I’ve become conscious of the fact that many of my more recent posts have to do with conversations that started or even were inspired by topics that were discussed on The School of Athens episodes and events. The weekly meetings have become, for me, often the only opportunity I get to talk about video games in my daily life. As I get drawn into meeting after meeting — often meetings about meetings — in my TA job (while also, yes, taking multiple summer classes too), I haven’t had much of a chance to play anything, let alone write much of late. The time when I discuss video games has become from 9:30 pm to 10:30 pm (EST) each Thursday, for better or worse.
I’ve written all that now to get to the point that I was struck by how something was said last night during a discussion on Demon’s Souls. In listening to others talking about certain levels and fights, I began to hear the battles went within their own descriptions. The times when they failed to defeat a certain boss and then, later, how they eventually won were evident in how their voices flowed: there were touches of frustration, a tone of confrontation and then, what was noticeable to me upon reflecting on it, an ending note of breathing out. At the end of their little narratives was always the same purging element leading to relief in the discussion about the encounter.
In thinking about that today, I couldn’t help but link it to other experiences I have had too. In my own somewhat recent game playing, I was overjoyed to finally get through Final Fantasy XIII-2 — a 27 minute final battle! Then there was, a few games after that, the ending boss of Batman: Arkham City which, while not as long of an encounter, lead to relief that the game was finally over. In just thinking about the games I play and how I approach them, there is always an aspect of battling the game itself and frequently, tied into those feelings, is actual in-game combat.
Even Portal 2, a game I played through again on a whim as I was waiting on some code to finish loading a couple weeks ago, has a boss fight. The ultimate expression of mastery within that story has the player using the gels and portals to battle Wheatley; all the assorted elements that make up levels are all tied into the layout of final confrontation. It would seem that, in order to test the player, to see if they have understood how to fight in a game, it pits them against something or someone. Before the ending, there must be a battle. To get to the catharsis, to let go of the pent up emotions, a final encounter must be experienced and conquered.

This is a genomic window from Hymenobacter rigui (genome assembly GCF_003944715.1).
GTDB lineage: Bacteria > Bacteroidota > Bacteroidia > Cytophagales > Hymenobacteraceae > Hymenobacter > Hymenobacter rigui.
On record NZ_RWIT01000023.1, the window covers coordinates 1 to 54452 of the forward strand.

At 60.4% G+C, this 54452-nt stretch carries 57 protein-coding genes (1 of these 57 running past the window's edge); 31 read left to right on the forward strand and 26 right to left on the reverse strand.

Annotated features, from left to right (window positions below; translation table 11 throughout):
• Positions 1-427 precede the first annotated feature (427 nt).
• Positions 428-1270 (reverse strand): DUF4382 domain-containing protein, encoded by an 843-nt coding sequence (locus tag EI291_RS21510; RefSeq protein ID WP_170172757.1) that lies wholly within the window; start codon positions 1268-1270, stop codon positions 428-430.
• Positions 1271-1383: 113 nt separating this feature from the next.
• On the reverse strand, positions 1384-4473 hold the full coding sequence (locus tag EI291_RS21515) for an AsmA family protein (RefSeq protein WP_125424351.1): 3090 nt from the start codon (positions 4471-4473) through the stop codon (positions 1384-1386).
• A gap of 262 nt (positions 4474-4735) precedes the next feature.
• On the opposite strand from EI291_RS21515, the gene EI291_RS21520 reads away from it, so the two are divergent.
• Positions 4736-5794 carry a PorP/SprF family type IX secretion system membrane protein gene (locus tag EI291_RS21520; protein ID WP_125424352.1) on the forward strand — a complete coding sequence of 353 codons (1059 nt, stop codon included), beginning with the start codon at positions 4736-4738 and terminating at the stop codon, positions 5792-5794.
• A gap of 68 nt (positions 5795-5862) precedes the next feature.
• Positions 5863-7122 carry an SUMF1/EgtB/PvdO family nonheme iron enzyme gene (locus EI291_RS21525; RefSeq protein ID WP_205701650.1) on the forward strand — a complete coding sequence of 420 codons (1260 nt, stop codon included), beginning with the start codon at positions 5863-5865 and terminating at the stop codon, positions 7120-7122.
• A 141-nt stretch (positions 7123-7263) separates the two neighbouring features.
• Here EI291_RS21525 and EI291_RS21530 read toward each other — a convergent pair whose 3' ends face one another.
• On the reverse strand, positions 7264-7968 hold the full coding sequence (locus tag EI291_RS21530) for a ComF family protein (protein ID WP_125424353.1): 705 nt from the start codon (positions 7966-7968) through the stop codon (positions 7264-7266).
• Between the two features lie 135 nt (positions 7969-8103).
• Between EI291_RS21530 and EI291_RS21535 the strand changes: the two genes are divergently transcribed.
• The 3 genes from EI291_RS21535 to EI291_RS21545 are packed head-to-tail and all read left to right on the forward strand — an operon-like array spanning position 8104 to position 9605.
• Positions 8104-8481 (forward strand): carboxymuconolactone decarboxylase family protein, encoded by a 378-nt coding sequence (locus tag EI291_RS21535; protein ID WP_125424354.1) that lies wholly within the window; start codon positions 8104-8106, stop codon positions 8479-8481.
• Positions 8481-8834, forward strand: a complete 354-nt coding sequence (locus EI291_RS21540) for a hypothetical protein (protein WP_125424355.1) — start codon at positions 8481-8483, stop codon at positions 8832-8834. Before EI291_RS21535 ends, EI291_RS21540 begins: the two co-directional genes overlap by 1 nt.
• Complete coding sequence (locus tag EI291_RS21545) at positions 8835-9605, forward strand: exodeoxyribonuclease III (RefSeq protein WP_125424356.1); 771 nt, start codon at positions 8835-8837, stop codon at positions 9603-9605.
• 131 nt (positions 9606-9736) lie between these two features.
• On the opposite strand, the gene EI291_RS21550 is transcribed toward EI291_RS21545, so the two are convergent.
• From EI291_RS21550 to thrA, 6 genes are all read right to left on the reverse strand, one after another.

From a purely story point of view, this makes sense. As the characters have reached the climax of the story — often the very ending fight itself — and begin to edge into the denouncement, there is — more accurately: should be? — a moment of purging emotions for the audience and the player. They have accomplished something, defeated some great foe, and can now stop fighting. As the characters begin to relax, so too can the player; one is connected to the other. The cinematics that end the game allow the player to disconnect from controlling the events, to literally let go of the controller and, for just a few minutes, watch.
This this not odd.
Maybe, however, it should be.
Outside of a few puzzle games I have played, they have all ended with combat of some sort. I have had to fight, to show that I have mastery over how to express the grammar of the game in relation to a direct challenge. Fights with a single individual, even outside RPGs, are not uncommon for an ending. What serves as, to invoke academic imagery, a cumulative final exam is, maybe too often, a one on one battle to the death; either I will win or they will in the context of the story. I must beat someone in order to win the game, not just as reaction, but often from purposeful assault. I, as the player, have placed the character on this path and in this confrontation.
Have we trained ourselves — or have learned perhaps — that, in order to get to catharsis, we must struggle with the game as the character struggles with their circumstances? Are game stories linked so much to confrontation and thus, as easy expression of that, actual battle that we must have these combat instances as a part of most games?
In examining this, it’s not hard to consider such ‘battle imagery’ as being easy to link to ideas of more classic archetypes too. We understand confrontation easiest as manifested violence and in reference, of course, then to ideas of various warriors. Violence translates to types we can grok: slay the dragon with the sword and shoot the bad guys.
It’s reductionist to the extreme, sure. But in this light, it’s not hard to see most games translate confrontation as actual battle and thus, in order to “win”, the character must defeat someone. It’s this final battle that predates the ending and then catharsis. We relax, breath out our anxiety and frustration during the celebration of the enemy being killed. We reaffirm, in a strange way, our video game life through the extinguishing of another’s.
Even if they are virtual bodies, we pave our course to victory with their corpses. Even if it is more obvious in games like Demon’s Souls, we do absorb enemies through systems like experience points and statistics in order to reach greater challenges, bigger bosses. As we progress through the mechanics, we experience more battles. To beat the game, we must destroy something huge, a threat that can only be taken out through force. We do not reason, we defeat. Catharsis might be always tied to combat in video games then, at least as long as we look at them as a series of confrontations that translate to violence.